I went on to have many more losses but these first three pregnancies show clearly what happens in Rh sensitization cases. Each one gets worse, until the baby can not possibly reach a viable stage in the pregnancy.

I walk the road of an infertile, knowing that I don't truly fit into either category "Fertile" or "Infertile". What I know is the intense desire to have children, and not be able to. What I've learned is that when infertiles go month after month experiencing periods hating that their bodies are telling them they can't have the one thing they desire most. A baby.  They mourn not for the lost child as I have with Little Bean, but the hopes and dreams for that little boy or girl that seems so out of reach. She was going to be the first woman president, he was going to be a wonderful business man or the researcher that found the cure to cancer. We all mourn the hopes, and dreams we had for that child or children and that is our common bond. I don't share the struggle to conceive but I do share the struggle to mother and bring life into existence.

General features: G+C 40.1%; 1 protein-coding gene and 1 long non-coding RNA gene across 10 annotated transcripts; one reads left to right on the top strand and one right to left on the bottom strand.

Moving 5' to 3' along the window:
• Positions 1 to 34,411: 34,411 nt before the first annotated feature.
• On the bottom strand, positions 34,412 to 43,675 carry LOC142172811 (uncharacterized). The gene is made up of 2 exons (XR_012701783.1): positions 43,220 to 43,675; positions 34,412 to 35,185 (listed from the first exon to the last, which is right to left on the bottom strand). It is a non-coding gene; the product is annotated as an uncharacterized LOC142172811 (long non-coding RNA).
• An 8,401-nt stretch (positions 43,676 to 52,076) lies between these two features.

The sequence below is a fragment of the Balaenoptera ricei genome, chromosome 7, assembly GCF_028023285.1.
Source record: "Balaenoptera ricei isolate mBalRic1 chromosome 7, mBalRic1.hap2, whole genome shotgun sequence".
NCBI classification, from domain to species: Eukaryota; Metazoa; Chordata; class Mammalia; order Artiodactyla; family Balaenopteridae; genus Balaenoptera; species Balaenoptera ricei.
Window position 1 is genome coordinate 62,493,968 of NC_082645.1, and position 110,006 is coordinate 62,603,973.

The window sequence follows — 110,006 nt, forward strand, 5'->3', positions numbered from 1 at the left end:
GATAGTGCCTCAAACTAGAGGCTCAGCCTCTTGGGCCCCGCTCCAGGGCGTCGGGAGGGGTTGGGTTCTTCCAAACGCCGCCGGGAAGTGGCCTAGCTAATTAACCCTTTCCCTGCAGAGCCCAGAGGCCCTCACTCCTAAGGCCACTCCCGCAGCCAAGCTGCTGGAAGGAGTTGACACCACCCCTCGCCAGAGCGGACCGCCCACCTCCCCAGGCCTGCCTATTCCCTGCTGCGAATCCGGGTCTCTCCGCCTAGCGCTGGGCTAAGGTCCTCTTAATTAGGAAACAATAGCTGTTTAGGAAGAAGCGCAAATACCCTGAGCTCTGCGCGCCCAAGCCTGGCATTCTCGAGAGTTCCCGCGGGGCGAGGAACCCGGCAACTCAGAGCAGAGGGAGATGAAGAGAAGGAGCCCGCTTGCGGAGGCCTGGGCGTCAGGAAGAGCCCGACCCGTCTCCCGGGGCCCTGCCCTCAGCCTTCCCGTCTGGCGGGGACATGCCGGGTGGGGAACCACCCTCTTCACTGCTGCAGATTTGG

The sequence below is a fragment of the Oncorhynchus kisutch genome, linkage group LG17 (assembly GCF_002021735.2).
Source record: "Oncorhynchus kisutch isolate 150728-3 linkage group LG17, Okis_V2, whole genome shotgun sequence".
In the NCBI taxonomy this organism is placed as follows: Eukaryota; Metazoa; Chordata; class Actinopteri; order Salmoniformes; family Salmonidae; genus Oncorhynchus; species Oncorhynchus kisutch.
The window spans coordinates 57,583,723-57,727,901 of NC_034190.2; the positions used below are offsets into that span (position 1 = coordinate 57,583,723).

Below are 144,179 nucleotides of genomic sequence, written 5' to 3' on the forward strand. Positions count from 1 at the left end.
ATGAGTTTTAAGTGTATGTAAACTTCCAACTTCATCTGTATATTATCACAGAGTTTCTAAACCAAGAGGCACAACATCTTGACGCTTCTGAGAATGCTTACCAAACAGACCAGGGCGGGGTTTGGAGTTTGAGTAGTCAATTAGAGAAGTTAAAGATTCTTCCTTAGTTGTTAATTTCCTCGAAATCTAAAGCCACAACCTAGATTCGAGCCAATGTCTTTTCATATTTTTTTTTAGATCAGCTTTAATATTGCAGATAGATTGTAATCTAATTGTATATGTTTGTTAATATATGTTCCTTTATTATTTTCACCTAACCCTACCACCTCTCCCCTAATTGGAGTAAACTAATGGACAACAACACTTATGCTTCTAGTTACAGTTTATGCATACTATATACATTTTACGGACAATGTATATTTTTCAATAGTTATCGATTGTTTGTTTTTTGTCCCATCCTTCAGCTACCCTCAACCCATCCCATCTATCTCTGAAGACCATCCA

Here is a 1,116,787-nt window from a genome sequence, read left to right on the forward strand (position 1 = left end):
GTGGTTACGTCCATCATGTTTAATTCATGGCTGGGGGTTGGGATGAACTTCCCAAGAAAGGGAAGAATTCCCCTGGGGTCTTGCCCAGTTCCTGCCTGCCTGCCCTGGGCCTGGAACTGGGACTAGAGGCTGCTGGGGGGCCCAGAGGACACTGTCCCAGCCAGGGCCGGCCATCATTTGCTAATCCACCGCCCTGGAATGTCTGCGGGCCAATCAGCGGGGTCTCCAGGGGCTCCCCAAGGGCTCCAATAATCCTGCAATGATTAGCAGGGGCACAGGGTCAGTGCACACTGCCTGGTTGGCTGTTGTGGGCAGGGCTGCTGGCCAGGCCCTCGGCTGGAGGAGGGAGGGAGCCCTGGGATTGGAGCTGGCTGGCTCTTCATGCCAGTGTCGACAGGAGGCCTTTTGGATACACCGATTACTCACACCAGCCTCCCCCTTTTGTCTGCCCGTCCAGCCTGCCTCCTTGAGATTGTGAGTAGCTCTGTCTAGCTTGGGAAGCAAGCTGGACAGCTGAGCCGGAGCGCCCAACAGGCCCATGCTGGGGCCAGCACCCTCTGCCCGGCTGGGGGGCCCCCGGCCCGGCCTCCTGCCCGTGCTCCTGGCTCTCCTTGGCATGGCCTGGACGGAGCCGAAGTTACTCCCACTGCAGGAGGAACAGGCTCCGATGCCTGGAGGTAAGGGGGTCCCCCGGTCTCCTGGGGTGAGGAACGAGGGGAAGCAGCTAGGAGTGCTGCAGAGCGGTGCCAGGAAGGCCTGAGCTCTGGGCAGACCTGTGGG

When my son Little Bean died, I became angry at God. I felt cold and dead inside. I remember driving to the cemetery and weeping as I lay across his grave. I thought my arms would forever feel empty.Years later I started going back to church, and reclaimed my relationship with Heavenly Father. Now I am remarried, to a wonderful man. He is here everyday, telling, showing and guiding me toward fulfilling our dream of a family together. Hand in hand, with our eyes fixed on Him we walk in faith. Do I feel sad still about past choices, and mistakes? Yes. Do I beat myself up about them? Not anymore. I know that I could have made different choices, better ones perhaps, but maybe making those choices, going through that growth has made me who I am today. I love the me I am today, and I can not wait to tell my little one the story of how we brought them to be, against the odds with faith in Heavenly Father's greater plan.

2 sweet comments:

Viva La Marla said...

So the inquisitive person that I am has a question, if they had given you the RhoGAM on time with Froggy, would any of this still be happening? Would you still not be able to carry a 3rd child to term?

Birdie said...

Good question! Since we aren't sure how or when I was sensitized and began to build antibodies it really is a guessing game. Its also important to remember I just can't carry a positive blood typed baby. It is also very rare now that women end up having the severity of this issue that I have. For instance. At Loyola in Chicago where I had Bug and Little Bean they saw about 9 cases a year and only 3 were new cases of those 9.